Is eating for longevity the most romantic thing you can do?
Daniela Ginta, MSc
Come February, many of us rush to buy chocolates and make dinner reservations to show our affection for our partners or spouses. But what if you gift each other something better this year? Rather than indulging in one splashy Valentine’s Day dinner, change your daily diet in subtle ways that have the greatest chance of keeping you—and the romance you both share—alive.
When we commit to a partner, we often merge everything from households to bank accounts to friends. But what about health? A recent study found that couples who live in the same home environment also tend to “copy” each other. This may explain why, when one partner has a chronic condition like hypertension, diabetes, or dyslipidemia (high cholesterol), their spouse is at risk of having (or developing) the same health condition.* Wearing the same t-shirts is cute. Sharing unhealthy habits isn’t. So how can you use your proximity and the copy-cat effect for good health instead?
If you or your partner have high blood pressure, start by reducing the amount of salt in your food, says registered dietitian Carla Centola. Be aware of hidden salt (even in sweet foods!) and opt for more home-cooked meals, where you have control over how much salt is added. Forgo the salt altogether and use a mix of spices and herbs, Centola suggests, to enhance flavor. Your taste buds may need time to adjust, so start gradually by lowering the salt content rather than cutting it out all at once. If you or your spouse have type 2 diabetes, include more whole grains in your diet. “It’s one of the easiest changes you can make,” says Centola. “It still allows you to eat a lot of the foods that you love, and many restaurants now offer whole grains too.” Add nuts and seeds to your diet for heart-healthy fats, protein, and fiber. They also provide minerals and antioxidants, and their nutrient density makes you feel satisfied, which reduces overeating.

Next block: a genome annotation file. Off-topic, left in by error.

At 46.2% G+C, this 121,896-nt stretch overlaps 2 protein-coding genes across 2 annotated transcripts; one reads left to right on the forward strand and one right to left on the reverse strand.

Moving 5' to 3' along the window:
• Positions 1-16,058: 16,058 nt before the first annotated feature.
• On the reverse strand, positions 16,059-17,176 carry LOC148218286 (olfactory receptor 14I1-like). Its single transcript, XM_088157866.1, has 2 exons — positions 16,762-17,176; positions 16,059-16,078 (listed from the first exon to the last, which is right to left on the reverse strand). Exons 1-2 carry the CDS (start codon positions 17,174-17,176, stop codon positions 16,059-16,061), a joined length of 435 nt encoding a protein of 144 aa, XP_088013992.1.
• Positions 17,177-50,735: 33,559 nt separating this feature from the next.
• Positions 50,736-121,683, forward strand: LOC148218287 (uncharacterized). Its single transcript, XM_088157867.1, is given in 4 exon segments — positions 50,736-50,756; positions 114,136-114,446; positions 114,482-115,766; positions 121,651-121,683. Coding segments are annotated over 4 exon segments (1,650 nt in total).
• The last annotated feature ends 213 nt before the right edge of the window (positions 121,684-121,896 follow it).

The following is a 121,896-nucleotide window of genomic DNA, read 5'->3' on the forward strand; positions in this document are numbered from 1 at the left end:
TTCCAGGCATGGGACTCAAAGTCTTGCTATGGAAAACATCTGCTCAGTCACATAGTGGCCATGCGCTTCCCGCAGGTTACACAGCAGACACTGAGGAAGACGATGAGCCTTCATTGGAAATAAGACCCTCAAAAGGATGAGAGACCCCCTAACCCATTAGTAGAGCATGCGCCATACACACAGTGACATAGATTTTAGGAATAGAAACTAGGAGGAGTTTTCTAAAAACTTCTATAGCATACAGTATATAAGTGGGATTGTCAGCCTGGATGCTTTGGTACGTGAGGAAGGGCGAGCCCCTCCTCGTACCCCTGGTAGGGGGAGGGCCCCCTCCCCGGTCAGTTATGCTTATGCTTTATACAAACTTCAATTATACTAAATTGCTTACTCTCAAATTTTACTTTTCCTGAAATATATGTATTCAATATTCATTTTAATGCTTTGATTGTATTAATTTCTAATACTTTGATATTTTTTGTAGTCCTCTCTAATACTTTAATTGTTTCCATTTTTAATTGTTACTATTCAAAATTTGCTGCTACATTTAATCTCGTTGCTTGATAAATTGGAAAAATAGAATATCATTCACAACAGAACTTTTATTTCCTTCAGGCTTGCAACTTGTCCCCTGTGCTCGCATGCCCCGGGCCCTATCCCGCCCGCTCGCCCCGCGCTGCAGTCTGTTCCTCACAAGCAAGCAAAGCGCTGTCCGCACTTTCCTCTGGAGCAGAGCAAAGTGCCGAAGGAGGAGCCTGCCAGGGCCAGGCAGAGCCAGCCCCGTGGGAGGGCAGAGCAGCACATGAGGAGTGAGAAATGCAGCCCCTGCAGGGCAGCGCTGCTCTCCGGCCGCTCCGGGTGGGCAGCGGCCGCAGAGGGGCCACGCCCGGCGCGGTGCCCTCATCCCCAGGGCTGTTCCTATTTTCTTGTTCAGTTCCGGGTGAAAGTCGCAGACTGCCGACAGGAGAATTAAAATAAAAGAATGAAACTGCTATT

Even if you don’t follow a plant-based diet, it’s wise to choose more plant-based dishes when dining out and get in the habit of recreating these dishes together at home. “Cooking together is a great place to start, and it’s also fun to experiment,” says Centola. “Not everything you cook will be an instant favorite, but that’s how you learn.” Replace some or all meat in your diet with meatless protein options like beans, lentils, and whole grains. Red and processed meat consumption, along with frying or grilling meat, is associated with a higher incidence of chronic health conditions like cardiovascular disease, type 2 diabetes, and colon cancer in both men and women. “You can still obtain all essential amino acids by using a variety of plant proteins, but with the bonus of some heart-healthy fats, fiber, and much lower levels of saturated fats, which can be damaging for our arteries in excess amounts,” says Centola.
Eating enough fiber helps you and your Valentine keep your digestion regular; it also helps reduce cholesterol and control blood sugar. And don’t forget your microbiomes—those friendly bugs rely on you to feed them fiber so they can, in turn, keep you both healthy. Make sure your diets include both soluble and insoluble fiber. Do this by eating lots of greens, legumes, and other vegetables. This reduces the risk of chronic health conditions like obesity, cardiovascular disease, type 2 diabetes, and colon cancer. Don’t forget to drink plenty of water. “Whenever you add fiber into your diet, be sure to increase your fluid intake to avoid constipation,” says Centola.